The capacity-boosting supplies are expected to arrive in the coming days.

Medical and oxygen-related support is being worked out from at least 40 countries that will send items to deal with the pandemic’s second wave in India, Foreign Secretary Harsh Vardhan Shringla said on Thursday. The capacity-boosting supplies are expected to arrive in the coming days from countries like Egypt, Uzbekistan, Bangladesh, Guyana, apart from the big powers like Russia, the United States and Saudi Arabia. 

“Over forty countries, have come forward to offer assistance in whichever capacity possible. We have got commitment of assistance from Europe, Gulf region, and even further parts of the world, Australia, New Zealand and countries like Guyana which are located geographically further away,” said Mr Shringla to the media. 

He said around over 550 oxygen generating plants  being sourced from governments, community groups, corporates and private individuals are being brought to India. The consignments are likely to include over 4,000 oxygen concentrators and over 10,000 oxygen cylinders. The announcement for the global mobilisation of resources by the Foreign Secretary came hours before the first consignment of oxygen cylinders, regulators, rapid diagnostic kits, N95 masks and pulse oximeters from the United States took off for India in a C-5M Super Galaxy and a C-17 Globemaster III aircraft. The two aircraft are expected to reach India by Friday. 

While the large scale support from the big powers are being flown in, important assistance is on the way also from developing countries. The Ministry of Foreign Affairs of Bangladesh has announced 10,000 anti-viral vials, 30,000 PPE kits, and several thousand zinc, calcium, vitamin C and other necessary tablets that will be sent to India in the coming days.  Bangladesh is also being tapped for Remdesivir, an important drug in India’s fight against COVID-19. 

“We have tried our best to reach out to the supply sources including original manufacturers like Gilead Sciences. We have also contacted Egypt. Gilead Sciences has committed 4,50,000 doses of Remdesivir. We are hopeful of getting 4 lakh doses from Egypt. We know that Bangladesh is manufacturing some and there are stocks in Uzbekistan and UAE. We are trying to get those stocks so that we can cover these short term gaps,” said Mr Shringla.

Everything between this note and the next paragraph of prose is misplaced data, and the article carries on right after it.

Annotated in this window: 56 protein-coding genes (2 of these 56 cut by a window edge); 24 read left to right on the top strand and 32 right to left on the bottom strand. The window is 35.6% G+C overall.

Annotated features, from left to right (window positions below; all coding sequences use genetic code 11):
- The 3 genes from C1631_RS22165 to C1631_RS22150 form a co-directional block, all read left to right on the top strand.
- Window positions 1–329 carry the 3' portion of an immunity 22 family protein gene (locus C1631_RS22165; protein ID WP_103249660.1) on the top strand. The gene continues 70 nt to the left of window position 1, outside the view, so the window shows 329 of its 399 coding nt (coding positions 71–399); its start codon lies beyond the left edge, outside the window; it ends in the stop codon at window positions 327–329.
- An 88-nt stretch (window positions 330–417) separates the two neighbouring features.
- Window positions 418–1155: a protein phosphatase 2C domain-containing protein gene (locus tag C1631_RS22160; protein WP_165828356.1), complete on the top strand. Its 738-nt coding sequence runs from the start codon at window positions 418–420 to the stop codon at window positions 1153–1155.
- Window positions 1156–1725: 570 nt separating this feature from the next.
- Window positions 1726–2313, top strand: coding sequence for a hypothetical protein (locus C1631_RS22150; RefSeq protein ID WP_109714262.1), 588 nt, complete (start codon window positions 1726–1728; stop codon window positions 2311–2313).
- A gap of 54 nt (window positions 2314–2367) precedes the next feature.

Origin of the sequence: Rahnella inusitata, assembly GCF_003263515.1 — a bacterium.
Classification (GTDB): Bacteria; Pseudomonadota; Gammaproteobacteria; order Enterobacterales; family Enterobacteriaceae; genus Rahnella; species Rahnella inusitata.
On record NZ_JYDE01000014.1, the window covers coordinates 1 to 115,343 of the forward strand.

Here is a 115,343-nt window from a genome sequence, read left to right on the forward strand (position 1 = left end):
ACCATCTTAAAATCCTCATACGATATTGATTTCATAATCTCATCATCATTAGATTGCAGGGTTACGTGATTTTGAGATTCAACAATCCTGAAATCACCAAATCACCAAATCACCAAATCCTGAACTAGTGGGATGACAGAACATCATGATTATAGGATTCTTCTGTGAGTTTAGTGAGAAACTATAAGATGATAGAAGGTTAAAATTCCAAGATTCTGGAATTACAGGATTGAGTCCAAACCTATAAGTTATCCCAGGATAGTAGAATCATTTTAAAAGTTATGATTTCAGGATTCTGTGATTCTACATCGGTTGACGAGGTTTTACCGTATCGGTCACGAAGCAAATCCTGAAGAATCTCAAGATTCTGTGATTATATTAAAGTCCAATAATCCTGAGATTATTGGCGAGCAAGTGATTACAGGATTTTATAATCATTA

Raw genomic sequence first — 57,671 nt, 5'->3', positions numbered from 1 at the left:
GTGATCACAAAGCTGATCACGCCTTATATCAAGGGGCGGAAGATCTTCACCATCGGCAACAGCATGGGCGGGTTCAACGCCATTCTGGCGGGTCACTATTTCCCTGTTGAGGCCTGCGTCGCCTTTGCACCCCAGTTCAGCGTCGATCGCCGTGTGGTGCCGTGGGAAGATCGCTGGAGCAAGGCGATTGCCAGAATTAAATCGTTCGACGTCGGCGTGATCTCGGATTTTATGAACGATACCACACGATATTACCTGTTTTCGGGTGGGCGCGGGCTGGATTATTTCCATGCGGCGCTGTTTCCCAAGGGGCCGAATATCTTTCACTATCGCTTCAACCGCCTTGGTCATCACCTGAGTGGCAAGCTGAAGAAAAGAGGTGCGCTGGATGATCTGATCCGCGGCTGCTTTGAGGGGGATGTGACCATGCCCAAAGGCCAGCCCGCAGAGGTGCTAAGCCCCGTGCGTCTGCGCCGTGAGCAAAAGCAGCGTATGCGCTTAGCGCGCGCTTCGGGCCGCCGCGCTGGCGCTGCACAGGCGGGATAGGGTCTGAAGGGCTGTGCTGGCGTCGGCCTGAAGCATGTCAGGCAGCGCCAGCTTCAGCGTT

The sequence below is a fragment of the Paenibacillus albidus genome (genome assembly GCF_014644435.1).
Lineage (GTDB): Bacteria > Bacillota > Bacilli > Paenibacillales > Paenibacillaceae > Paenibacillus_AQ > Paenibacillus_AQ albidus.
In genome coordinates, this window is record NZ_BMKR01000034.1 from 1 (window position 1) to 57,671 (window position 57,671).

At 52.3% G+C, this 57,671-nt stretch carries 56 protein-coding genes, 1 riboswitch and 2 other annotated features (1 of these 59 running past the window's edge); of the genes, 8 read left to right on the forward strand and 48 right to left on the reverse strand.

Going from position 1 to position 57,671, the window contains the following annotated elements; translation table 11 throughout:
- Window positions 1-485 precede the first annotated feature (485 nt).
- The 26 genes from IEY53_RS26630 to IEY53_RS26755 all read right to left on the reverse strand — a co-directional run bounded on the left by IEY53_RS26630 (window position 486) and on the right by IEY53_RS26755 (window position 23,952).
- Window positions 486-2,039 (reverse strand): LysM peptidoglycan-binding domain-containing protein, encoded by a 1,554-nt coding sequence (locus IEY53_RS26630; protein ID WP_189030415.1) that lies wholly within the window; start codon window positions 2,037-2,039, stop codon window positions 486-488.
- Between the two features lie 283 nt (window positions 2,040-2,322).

Following the April 25, telephone conversation between Sheikh Abdullah bin Zayed Al Nahyan, Foreign Minister of UAE and  External Affairs Minister Dr. S. Jaishankar, a special cargo for medical aid including 157 ventilators, 480 BiPAPs and other medical supplies arrived from UAE to India on Thursday.

Three oxygen generation units will be sent from surplus stocks in Northern Ireland to support India by providing more oxygen to those suffering from COVID-19. The oxygen units are each capable of producing 500 litres of oxygen per minute, enough for 50 people to use at a time. This follows the UK’s recent action to support India with 495 oxygen concentrators and 200 ventilators sent from surplus stocks. The first batch of these medical supplies arrived in Delhi on Tuesday and the rest is expected to arrive on Friday. According to the Defence Ministry, as on Thursday, the Indian Air Force carried out 16 sorties from abroad, airlifting 27 oxygen containers with 460 MT of capacity. 

“Partner countries like Russia, and those from Southeast Asia, UK, France Germany, and our own neighbours have been generous and forthcoming on their own. Many of these countries have put this in the context of the assistance that they have received in the past (from India). If countries are coming forward it is also because of the global goodwill that were generated in the past. Our international partnerships and cooperation are supplementing our domestic resources to fight the second wave of the COVID-19,” said Mr Shringla. 

Mr Shringla also pointed out that vaccine cooperation under “Quad” consisting of Australia, Japan and the United States are proceeding “very well”. “Massive additional capacities of vaccines are being created,” said Mr Shringla, adding there will be a “very very significant” increase in domestic vaccine production in the coming two-three months.

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